Hillary may be cautious to a fault sometimes, she may be too secretive, too wonkish to be a good politician, and her inner circle is far too insular, but the arc of her life and career points to a woman who cares about people beyond herself. She has worked tirelessly on behalf of children and women especially. She is fiercely loyal to her friends, family (see Bill Clinton), and staff (see Huma Abedin). She was respected by her constituents as a Senator, and admired even by her Republican Senate colleagues, many of whom came to consider her a friend. Her Foundation — which became an issue in the campaign thanks mainly to innuendo and unproven allegations of quid pro quo, along with some clear political sloppiness on behalf of the Clintons — actually does lots of good work. Lots of money was thrown at the Foundation because it worked to raise millions of dollars for the purposes of helping people. There’s no evidence that any US policy changes from her time as Secretary of State came about due to a donation to the Clinton Foundation. To suggest that she used the Foundation for personal enrichment, as Republicans continue to do, belies all facts and reason. The Clintons became plenty rich writing books and giving speeches. The only candidate who used a personal Foundation for personal gain is Trump (see his paintings, and illegally using Trump Foundation money to pay off massive fines).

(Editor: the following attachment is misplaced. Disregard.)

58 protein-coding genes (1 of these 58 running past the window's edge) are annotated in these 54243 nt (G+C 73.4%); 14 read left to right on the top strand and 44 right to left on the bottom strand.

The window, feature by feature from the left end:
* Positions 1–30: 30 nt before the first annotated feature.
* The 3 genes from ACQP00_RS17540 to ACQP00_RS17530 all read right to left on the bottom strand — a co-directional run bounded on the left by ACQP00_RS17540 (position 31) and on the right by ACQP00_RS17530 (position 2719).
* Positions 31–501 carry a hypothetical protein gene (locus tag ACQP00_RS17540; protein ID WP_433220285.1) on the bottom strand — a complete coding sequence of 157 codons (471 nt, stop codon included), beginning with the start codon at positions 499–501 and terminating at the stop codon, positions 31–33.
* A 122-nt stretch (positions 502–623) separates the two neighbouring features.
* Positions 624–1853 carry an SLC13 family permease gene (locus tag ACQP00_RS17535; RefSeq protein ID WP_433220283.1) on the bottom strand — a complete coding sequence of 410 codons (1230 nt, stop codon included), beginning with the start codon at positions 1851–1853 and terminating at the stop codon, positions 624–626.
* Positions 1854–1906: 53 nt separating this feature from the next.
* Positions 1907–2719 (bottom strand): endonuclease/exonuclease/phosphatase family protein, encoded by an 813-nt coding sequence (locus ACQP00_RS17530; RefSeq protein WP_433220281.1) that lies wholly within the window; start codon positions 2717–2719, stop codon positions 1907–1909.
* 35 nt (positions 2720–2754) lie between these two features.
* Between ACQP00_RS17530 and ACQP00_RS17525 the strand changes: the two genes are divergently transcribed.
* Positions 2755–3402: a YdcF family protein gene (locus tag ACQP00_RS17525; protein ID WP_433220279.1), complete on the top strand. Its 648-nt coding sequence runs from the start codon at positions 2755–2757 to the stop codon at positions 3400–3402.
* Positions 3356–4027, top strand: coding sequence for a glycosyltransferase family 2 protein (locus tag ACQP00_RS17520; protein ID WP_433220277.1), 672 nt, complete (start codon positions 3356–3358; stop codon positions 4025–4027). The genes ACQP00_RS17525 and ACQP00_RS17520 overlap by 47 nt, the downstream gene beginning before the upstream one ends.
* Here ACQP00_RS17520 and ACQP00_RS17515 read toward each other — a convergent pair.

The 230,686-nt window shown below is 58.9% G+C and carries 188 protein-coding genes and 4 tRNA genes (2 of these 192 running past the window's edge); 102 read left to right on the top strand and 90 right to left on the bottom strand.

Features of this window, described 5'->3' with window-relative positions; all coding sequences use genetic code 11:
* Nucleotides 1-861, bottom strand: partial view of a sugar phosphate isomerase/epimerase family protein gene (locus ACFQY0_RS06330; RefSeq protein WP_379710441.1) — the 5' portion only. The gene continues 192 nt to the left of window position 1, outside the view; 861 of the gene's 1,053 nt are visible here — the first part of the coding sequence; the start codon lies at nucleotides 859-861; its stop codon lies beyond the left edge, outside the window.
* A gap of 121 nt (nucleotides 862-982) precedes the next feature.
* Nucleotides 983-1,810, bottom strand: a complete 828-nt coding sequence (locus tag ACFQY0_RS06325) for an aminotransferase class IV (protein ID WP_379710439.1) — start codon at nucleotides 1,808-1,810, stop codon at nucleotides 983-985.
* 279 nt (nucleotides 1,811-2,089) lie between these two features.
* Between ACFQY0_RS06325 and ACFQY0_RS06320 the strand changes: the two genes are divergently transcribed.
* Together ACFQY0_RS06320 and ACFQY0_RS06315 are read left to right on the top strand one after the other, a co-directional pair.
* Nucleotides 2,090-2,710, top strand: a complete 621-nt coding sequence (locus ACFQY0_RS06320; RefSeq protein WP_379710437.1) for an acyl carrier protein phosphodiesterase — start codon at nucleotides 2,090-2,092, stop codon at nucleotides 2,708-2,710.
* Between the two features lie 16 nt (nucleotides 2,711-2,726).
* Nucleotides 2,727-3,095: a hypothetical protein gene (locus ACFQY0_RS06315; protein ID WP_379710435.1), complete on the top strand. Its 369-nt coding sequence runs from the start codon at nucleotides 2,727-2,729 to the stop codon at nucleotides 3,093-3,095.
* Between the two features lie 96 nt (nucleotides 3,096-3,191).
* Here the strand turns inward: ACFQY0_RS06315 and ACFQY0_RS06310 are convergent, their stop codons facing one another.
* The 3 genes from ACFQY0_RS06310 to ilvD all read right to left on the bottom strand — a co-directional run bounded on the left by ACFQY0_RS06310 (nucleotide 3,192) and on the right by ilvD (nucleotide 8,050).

Has Hillary been misled at times by unscrupulous advisors (see Lanny Davis & Mark Penn)? Absolutely. Has she made stupid political mistakes (see taking a six-figure payout from Goldman Sachs for one speech)? Of course. Has she been beyond tone-deaf at times (see “baked cookies,” “super-predators,” “basket of deplorables”)? Indeed. And has she grown to enjoy the trappings of power? Probably so. But even at the pinnacle of her power, on the cusp of becoming the first woman President, it’s clear she works incredibly hard to be the best policy-maker she can be. She knows the issues backwards and forwards. She literally works herself to the point of exhaustion. She kept campaigning with pneumonia, after all.
The choice in this election is between Donald Trump and Hillary Clinton. One is a plausible fascist who revels in his own ignorance, empowers all manner of bigots and extremists, and has waged a scorched-earth campaign culminating in his supporters talking about “insurrection” and “civil war” if he loses. The other is a flawed politician who believes in the power of government to improve lives, is mature and deliberative, and whom it’s hard to imagine would be anything but gracious in defeat.
The revolutionary change we need will be difficult to win regardless of which party or candidate holds the highest office in the land. There are no easy solutions here. But since the most important questions at hand tomorrow are “Who would you rather have to fight for the next four years?”, “Who do you think will do the least damage over that time?”, and “Who, at the end of the day, will end up with the awesome power of the Presidency?”, the answer to me is obvious: it’s Hillary Rodham Clinton.”
So, all you “Nasty Women” and “Bad Hombres” out there, get out and vote tomorrow. Make a difference. And to quote Ghandi, “Be the change you wish to see in the world.”